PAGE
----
We decided to go eat actual food, so we went into a cafe and stayed there for several hours because it was a coffee shop kind of day. We collectively drank 5 pots of tea while we were there. I had a 3 course lunch special that was very cheap and very spicy. My tongue had second degree burns from biting into chili peppers, but I ate through the pain because it tasted so good. From there we headed back to Hostel Elf to gather our belongings and get to the station before dark.
Here are a few more notes from Prague:
1) Whenever we would laugh, we would say “Prahahaha.”
2) Cat and dachshund memorabilia are everywhere. There were a lot of real dachshunds as well. Dogs in general are primarily pure-bred and un-neutered.
3) People rush through the metro. It is important to stay right when standing on an escalator, because people run past on the left.
4) Statues of women are built with incredibly realistic figures. They carry fat in their midriffs in a relatable way. It is comforting actually.
5) Everything seems so colourful. Buildings, street art, etc.
6) You have to ask for your check here as well.
7) Tea is not as strong or good as in Ireland.
8) Dog poop is all over the streets.
9) Carts are small for their public transport. People are packed into buses and trams.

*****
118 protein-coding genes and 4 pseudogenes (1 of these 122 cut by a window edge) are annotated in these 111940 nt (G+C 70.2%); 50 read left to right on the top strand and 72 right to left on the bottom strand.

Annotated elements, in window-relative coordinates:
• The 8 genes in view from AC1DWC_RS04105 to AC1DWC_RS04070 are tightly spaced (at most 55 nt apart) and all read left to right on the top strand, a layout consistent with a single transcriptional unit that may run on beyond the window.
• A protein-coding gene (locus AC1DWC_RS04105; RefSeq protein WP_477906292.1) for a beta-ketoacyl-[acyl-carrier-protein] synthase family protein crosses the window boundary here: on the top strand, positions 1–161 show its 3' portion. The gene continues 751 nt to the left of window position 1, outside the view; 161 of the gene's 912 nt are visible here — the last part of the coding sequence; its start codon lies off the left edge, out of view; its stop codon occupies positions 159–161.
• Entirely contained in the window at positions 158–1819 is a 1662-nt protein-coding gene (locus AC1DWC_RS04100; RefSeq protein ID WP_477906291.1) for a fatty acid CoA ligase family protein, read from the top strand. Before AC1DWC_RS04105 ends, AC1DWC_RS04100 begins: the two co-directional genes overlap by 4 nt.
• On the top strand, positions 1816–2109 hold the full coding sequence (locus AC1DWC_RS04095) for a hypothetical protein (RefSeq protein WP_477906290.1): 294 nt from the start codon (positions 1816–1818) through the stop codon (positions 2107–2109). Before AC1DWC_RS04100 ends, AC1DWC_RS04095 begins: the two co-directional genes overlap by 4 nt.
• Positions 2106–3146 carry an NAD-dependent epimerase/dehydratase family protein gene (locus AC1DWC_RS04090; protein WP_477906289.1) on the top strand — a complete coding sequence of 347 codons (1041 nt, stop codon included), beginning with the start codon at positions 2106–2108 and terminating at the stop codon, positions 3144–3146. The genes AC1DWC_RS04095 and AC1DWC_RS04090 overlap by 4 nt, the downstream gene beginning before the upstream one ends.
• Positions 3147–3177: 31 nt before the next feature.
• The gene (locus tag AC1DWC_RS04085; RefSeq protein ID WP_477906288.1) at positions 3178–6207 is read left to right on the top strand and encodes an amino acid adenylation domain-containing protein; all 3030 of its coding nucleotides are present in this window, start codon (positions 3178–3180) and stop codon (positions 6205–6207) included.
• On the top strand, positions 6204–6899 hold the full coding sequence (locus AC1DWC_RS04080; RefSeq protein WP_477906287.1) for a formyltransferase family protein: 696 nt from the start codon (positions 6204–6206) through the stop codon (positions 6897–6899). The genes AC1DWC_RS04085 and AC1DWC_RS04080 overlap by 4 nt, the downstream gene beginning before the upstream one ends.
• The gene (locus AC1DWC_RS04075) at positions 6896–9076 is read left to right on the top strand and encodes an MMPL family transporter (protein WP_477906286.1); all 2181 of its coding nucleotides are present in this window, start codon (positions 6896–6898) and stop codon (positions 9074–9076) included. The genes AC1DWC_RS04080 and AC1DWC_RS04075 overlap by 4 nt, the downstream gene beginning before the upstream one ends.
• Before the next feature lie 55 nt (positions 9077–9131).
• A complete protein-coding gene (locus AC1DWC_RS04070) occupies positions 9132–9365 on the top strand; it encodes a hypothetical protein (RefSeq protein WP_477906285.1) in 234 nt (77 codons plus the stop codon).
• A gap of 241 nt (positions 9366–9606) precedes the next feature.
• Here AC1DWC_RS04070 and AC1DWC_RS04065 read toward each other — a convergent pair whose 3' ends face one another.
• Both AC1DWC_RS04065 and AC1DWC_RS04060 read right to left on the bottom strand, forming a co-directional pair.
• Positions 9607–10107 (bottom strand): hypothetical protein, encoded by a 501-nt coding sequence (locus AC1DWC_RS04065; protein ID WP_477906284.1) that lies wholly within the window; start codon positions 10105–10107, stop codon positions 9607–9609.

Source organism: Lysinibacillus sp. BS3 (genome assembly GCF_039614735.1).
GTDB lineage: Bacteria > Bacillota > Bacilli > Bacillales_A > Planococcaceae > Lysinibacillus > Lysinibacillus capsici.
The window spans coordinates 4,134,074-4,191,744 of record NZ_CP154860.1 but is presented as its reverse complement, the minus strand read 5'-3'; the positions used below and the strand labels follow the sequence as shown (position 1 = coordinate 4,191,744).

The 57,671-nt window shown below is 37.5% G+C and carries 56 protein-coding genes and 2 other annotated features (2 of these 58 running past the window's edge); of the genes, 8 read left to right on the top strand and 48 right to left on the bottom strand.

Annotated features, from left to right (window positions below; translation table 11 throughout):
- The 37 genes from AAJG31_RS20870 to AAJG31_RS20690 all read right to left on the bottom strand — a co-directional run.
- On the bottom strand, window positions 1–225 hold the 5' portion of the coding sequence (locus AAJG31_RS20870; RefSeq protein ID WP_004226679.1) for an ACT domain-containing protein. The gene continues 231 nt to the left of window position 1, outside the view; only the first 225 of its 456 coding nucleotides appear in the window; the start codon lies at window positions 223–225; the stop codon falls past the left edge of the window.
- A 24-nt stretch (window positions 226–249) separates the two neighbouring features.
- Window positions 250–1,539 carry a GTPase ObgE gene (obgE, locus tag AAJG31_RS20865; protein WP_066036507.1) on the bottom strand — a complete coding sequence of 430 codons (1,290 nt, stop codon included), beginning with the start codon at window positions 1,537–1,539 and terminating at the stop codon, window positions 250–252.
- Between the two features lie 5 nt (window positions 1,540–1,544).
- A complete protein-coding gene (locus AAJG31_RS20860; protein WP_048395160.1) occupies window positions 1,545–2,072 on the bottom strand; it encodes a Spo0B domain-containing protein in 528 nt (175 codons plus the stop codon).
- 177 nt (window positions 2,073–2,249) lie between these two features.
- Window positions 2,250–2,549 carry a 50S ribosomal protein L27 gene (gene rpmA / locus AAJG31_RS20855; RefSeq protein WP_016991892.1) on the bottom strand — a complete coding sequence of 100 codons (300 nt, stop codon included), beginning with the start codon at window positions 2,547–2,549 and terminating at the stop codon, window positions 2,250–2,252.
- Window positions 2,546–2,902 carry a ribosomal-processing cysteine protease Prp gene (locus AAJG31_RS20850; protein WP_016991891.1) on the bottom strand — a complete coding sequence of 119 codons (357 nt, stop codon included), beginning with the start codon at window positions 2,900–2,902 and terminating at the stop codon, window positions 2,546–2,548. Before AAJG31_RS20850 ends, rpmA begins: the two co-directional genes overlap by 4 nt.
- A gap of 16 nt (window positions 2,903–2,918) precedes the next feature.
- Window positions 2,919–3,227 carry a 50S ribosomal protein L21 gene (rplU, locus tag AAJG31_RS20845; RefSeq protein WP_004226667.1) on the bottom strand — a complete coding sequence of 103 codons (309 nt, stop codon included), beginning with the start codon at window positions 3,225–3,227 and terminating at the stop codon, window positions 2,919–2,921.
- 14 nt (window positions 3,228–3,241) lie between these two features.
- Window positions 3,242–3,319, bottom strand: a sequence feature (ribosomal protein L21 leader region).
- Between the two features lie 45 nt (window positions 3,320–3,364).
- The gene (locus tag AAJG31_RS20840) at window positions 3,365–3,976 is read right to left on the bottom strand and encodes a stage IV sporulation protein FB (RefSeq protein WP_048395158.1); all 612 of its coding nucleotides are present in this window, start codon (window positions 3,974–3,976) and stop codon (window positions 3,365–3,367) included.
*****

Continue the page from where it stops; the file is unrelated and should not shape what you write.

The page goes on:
10) The cross walk “go” lasts for only a short time, so you have to hurry across the street.
We booked a sleeper car on the train, since this trip was pretty long and overnight. On the train, I went to go to the bathroom and forgot what number our sleeper cart was. The guy in the attendant room didn’t speak English and got really frustrated with me when I asked for help. He kept telling me “train to Poland,” which I knew. At one point, he rolled his eyes at me I decided to wait out in the hallway in hopes that Ali or Kelly would come out. The attendant kept stepping out and looking at me, so I went and hid in one of the bathrooms. I had a little bit of a migraine and I was really tired, so I sat on the floor of the bathroom that smelt strongly of pee and tried going to sleep with my head rested against the door, hoping that I could hear if anyone came calling for me. Finally, Kelly came and sort of knocked on the door. She rescued me, so I was able to go back to our tiny cart, where I attempted to sleep. I ended up waking up several times. Once was at 5:30 am to my alarm I had set on my watch in case I spent the whole night on the bathroom floor. We had to get up around 6 am anyway because the train made it to Krakow.